Few Useful Nautilus Extensions for Ubuntu 13.04, 12.10, 12.04 & 11.10

‘Nautilus’ is the file manager in Ubuntu which is developed and maintained by the Gnome desktop developers. However recently, they decided to remove some of the major useful features from Nautilus and as a result, Ubuntu 12.10 still uses an older version of Nautilus, because like most others, they too believe that those functions are in fact useful, and should not be removed.

Anyway, Nautilus, being a Gnome application abides the simplistic approach of the Gnome desktop (though in the early days, Gnome was pretty much like the KDE 3 + series as it used to come with a hell lot of options) and looks simple plus, has a clean look it.

However, if one fiends it to be too simple and needs to add new features to it, then that can be done easily thanks to built in features in Nautilus called ‘Nautilus scripts’ and ‘Nautilus Extensions’. Thought ‘extensions’ are more powerful and integrate nicely into the context menu than ‘scripts’, they are both very useful.

There are many ‘Nautilus extensions’ available. One is called the ‘nautilus-actions-extra’ (very popular), which once installed adds a lots of new features into the right-click content menu of ‘Nautilus’. But because it comes with a lot of extensions, not only it will make the context menu longer and cluttered, it will also install some extensions that you probably not going to be needing.

Therefore, I thought of coming up with a list of some of the useful extensions that are included in the ‘nautilus-actions-extra’ and let you know how to install each one manually, so you can exclude the ones that you don’t really need. So here it goes …

________________________

Note: Before going into the individual extensions please make sure to open your Terminal and enter the below commands so that the PPA (software repository) is added into Ubuntu (supports 13.04, 12.10, 12.04 and 11.10).

Update (12, June 2013): There are no individual packages for Ubuntu 13.04 users as the only option is to install the all the extensions through the ‘nautilus-actions-extra’ package. However, even that package will give an error while trying to install, due to unmet dependencies. Luckily, it is easily fixable. So 13.04 users, please avoid adding the below PPA to your system and follow the instructions laid out under each extension installing instructions.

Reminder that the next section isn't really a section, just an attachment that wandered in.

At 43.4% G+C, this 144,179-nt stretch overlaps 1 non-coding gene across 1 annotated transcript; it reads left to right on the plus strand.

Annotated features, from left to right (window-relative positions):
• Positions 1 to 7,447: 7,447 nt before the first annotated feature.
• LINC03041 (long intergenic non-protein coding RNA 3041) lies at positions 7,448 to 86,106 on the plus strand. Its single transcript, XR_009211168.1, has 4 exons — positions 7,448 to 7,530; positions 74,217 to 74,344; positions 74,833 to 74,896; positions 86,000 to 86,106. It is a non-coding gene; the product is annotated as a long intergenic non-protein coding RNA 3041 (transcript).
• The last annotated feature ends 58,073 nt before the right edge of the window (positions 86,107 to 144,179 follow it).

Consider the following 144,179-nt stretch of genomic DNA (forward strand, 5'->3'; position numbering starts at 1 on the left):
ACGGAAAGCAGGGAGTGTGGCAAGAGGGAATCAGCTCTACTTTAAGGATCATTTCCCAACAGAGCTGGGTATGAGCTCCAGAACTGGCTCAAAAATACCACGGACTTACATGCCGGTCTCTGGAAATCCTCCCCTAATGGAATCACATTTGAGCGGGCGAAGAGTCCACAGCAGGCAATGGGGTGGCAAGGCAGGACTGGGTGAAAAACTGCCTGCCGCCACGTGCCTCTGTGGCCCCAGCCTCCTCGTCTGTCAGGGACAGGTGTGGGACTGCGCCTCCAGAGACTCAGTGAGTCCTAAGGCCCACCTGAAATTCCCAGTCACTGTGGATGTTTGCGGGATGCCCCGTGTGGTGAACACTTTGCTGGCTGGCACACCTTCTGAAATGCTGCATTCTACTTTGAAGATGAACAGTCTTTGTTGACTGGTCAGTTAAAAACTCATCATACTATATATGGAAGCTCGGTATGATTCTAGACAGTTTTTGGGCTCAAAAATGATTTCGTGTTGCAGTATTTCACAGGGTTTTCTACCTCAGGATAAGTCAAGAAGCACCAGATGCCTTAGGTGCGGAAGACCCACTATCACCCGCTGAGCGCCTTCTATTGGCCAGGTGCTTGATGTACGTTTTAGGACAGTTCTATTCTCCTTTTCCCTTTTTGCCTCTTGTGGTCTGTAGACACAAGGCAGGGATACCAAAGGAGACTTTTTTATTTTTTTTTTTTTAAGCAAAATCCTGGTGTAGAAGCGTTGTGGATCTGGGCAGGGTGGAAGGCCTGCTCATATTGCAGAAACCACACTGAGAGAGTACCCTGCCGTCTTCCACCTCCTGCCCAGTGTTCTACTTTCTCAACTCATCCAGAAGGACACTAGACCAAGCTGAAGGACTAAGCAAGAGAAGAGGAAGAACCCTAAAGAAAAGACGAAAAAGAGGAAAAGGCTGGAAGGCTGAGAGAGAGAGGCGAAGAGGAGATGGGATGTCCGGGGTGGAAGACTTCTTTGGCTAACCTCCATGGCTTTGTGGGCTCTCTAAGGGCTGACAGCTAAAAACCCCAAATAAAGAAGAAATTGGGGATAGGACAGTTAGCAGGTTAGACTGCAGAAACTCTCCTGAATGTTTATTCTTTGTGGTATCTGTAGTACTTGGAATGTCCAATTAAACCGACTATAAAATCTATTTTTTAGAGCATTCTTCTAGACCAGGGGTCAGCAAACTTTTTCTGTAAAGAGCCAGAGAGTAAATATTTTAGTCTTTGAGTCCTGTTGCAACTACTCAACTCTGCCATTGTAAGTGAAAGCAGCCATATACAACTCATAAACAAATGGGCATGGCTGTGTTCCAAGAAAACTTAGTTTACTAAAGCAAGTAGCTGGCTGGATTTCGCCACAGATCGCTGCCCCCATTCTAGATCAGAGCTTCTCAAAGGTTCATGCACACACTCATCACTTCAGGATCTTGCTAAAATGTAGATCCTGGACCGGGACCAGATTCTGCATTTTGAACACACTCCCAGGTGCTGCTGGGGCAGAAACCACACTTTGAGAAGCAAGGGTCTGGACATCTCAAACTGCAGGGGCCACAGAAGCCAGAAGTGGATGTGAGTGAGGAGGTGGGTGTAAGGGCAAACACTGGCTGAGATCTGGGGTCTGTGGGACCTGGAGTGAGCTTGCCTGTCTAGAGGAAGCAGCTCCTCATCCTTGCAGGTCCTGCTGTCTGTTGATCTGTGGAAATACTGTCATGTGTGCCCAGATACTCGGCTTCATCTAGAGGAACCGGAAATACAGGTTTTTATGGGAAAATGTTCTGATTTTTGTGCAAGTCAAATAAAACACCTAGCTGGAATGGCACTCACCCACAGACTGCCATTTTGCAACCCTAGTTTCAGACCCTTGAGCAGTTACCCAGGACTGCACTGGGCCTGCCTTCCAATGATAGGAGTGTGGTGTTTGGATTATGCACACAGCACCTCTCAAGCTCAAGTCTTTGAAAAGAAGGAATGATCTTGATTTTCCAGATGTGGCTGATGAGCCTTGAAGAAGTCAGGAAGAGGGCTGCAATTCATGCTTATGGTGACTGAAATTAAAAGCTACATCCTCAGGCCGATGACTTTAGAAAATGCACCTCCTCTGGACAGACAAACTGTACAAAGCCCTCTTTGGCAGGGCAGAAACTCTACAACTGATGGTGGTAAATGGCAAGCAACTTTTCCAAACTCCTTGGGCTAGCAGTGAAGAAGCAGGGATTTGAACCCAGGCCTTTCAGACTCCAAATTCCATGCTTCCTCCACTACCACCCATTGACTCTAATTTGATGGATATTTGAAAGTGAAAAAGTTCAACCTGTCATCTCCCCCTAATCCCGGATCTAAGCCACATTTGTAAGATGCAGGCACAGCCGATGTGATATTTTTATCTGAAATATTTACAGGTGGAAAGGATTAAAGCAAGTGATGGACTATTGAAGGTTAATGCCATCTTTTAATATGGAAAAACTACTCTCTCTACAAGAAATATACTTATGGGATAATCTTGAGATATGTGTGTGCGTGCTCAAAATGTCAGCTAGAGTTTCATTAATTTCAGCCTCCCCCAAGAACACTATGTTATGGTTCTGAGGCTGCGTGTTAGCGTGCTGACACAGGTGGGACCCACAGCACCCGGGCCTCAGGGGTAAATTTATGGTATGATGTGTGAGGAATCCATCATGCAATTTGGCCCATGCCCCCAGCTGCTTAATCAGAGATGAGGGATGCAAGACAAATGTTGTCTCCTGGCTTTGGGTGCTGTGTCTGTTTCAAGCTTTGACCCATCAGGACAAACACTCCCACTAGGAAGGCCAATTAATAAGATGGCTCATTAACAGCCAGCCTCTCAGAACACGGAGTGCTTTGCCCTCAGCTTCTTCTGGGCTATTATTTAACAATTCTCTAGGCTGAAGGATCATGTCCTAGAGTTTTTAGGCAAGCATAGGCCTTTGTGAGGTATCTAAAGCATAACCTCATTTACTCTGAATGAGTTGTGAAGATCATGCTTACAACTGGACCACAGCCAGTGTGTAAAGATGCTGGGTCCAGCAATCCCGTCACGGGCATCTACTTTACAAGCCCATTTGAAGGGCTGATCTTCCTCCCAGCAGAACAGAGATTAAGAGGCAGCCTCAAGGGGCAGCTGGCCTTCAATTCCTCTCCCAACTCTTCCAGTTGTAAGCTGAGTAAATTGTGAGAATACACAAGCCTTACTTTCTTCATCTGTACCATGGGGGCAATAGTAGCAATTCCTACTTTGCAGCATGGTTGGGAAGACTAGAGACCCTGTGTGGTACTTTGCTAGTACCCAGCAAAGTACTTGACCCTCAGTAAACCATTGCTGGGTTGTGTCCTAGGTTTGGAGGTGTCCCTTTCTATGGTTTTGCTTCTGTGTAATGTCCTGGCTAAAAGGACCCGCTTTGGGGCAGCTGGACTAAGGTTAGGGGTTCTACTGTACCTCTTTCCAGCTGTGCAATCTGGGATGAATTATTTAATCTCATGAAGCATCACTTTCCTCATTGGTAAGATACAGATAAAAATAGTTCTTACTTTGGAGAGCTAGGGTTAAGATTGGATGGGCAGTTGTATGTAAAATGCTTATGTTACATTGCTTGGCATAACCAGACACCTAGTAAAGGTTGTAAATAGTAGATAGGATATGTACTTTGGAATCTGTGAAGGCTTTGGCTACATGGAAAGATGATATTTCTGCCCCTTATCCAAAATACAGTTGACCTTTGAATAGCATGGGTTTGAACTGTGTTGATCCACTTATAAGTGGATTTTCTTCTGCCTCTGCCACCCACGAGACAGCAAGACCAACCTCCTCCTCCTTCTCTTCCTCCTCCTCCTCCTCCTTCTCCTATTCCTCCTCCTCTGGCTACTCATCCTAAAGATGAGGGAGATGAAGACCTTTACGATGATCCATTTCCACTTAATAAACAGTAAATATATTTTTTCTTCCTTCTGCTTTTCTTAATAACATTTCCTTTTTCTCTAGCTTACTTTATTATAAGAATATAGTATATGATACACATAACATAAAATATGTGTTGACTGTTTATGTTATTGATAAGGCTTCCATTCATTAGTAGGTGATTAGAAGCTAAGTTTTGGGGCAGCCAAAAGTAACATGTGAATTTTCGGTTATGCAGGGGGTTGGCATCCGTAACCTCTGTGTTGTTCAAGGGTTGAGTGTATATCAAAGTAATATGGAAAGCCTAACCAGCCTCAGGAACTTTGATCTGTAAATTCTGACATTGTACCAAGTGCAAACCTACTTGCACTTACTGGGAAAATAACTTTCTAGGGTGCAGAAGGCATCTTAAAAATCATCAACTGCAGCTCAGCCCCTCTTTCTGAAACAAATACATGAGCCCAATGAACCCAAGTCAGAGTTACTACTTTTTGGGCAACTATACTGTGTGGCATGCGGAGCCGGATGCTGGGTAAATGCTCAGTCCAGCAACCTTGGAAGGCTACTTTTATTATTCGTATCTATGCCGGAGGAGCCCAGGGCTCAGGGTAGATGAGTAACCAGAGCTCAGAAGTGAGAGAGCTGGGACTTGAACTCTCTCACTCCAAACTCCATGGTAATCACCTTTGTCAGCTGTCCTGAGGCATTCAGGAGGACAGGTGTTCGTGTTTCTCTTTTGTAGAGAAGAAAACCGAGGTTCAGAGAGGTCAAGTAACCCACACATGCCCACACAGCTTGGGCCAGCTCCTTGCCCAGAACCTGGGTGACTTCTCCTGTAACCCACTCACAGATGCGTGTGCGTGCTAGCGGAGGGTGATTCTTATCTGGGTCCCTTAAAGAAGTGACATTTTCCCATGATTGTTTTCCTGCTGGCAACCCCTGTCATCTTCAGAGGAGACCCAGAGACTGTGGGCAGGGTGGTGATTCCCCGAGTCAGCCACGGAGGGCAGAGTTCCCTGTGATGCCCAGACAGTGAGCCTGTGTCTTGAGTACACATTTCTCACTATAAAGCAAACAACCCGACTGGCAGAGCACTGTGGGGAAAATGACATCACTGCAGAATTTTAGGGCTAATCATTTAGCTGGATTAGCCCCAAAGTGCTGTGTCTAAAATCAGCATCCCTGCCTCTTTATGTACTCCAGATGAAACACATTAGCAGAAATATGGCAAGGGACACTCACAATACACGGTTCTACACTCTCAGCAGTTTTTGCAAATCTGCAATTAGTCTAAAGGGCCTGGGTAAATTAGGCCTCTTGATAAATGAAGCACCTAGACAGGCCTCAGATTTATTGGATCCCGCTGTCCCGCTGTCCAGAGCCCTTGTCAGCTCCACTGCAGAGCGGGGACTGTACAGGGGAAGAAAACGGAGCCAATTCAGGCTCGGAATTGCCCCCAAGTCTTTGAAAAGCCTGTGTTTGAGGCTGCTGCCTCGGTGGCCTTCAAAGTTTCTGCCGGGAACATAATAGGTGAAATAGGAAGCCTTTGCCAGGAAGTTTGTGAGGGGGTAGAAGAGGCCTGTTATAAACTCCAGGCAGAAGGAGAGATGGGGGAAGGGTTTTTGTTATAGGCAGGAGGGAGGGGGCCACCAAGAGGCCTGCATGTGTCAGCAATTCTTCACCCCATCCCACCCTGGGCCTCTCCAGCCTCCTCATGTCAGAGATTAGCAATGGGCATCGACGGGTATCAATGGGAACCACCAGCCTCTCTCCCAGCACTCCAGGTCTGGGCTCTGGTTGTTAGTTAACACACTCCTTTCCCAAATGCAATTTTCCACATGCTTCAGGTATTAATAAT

And then you can use the command included in the individual packages (below) for installing them.

sudo apt-add-repository ppa:nae-team/ppa

sudo apt-get update

If you want more recent (beta) packages, then use the below commands instead (as of writing this post, they both contain the same package versions).

sudo apt-add-repository ppa:nae-team/daily

sudo apt-get update

Also, after installing each extension, you will have to restart Nautilus for the changes to apply. For that, after installing an extension, make sure to use the below command as well.

nautilus -q

________________________

1. ‘nautilus-open-terminal-here’

Let’s say that you were inside a system folder (deep down in the file system) and wanted to quickly open that location in Terminal.

Then rather than opening the Terminal and doing the whole ‘cd’ thingy :), once this extension is installed, you can just right click on an empty area inside a folder (can also select a folder and open a Terminal in that location too) and choose ‘Open Terminal Here’ instead.

'nautilus-open-terminal-here' extension

sudo apt-get install nautilus-open-terminal-here

Update for Ubuntu 13.04 users: Please download this package and once the download completes, double click on it for installing.

2. ‘nautilus-open-as-root’